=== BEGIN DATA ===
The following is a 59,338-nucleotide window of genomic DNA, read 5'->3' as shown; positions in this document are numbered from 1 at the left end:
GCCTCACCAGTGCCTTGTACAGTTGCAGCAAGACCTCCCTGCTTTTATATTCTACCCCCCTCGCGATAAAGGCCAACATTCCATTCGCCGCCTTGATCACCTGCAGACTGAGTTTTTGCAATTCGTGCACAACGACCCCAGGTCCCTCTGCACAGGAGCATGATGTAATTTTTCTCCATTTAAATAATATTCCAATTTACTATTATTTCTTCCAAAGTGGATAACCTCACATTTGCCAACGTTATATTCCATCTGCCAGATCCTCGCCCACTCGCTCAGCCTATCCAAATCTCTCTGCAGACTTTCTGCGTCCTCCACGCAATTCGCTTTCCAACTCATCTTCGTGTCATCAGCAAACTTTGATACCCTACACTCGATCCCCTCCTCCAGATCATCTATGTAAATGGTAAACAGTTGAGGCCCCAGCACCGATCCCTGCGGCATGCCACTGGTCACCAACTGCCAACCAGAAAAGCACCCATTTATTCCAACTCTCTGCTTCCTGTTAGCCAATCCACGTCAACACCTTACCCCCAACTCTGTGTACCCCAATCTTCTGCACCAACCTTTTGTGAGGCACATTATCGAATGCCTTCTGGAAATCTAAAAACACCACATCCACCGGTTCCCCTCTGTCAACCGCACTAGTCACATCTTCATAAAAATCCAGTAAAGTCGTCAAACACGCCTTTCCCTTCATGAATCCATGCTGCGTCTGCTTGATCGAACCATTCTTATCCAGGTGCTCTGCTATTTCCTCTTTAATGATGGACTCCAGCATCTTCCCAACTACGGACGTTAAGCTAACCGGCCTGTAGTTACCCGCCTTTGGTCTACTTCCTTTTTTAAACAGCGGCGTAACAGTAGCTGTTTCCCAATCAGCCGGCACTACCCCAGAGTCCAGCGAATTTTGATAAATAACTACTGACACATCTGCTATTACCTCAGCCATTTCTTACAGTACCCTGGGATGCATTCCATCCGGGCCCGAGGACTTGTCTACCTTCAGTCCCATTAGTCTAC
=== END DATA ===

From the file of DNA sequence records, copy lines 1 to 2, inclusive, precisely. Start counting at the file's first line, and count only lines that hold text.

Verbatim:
The following is a 59,338-nucleotide window of genomic DNA, read 5'->3' as shown; positions in this document are numbered from 1 at the left end:
GCCTCACCAGTGCCTTGTACAGTTGCAGCAAGACCTCCCTGCTTTTATATTCTACCCCCCTCGCGATAAAGGCCAACATTCCATTCGCCGCCTTGATCACCTGCAGACTGAGTTTTTGCAATTCGTGCACAACGACCCCAGGTCCCTCTGCACAGGAGCATGATGTAATTTTTCTCCATTTAAATAATATTCCAATTTACTATTATTTCTTCCAAAGTGGATAACCTCACATTTGCCAACGTTATATTCCATCTGCCAGATCCTCGCCCACTCGCTCAGCCTATCCAAATCTCTCTGCAGACTTTCTGCGTCCTCCACGCAATTCGCTTTCCAACTCATCTTCGTGTCATCAGCAAACTTTGATACCCTACACTCGATCCCCTCCTCCAGATCATCTATGTAAATGGTAAACAGTTGAGGCCCCAGCACCGATCCCTGCGGCATGCCACTGGTCACCAACTGCCAACCAGAAAAGCACCCATTTATTCCAACTCTCTGCTTCCTGTTAGCCAATCCACGTCAACACCTTACCCCCAACTCTGTGTACCCCAATCTTCTGCACCAACCTTTTGTGAGGCACATTATCGAATGCCTTCTGGAAATCTAAAAACACCACATCCACCGGTTCCCCTCTGTCAACCGCACTAGTCACATCTTCATAAAAATCCAGTAAAGTCGTCAAACACGCCTTTCCCTTCATGAATCCATGCTGCGTCTGCTTGATCGAACCATTCTTATCCAGGTGCTCTGCTATTTCCTCTTTAATGATGGACTCCAGCATCTTCCCAACTACGGACGTTAAGCTAACCGGCCTGTAGTTACCCGCCTTTGGTCTACTTCCTTTTTTAAACAGCGGCGTAACAGTAGCTGTTTCCCAATCAGCCGGCACTACCCCAGAGTCCAGCGAATTTTGATAAATAACTACTGACACATCTGCTATTACCTCAGCCATTTCTTACAGTACCCTGGGATGCATTCCATCCGGGCCCGAGGACTTGTCTACCTTCAGTCCCATTAGTCTAC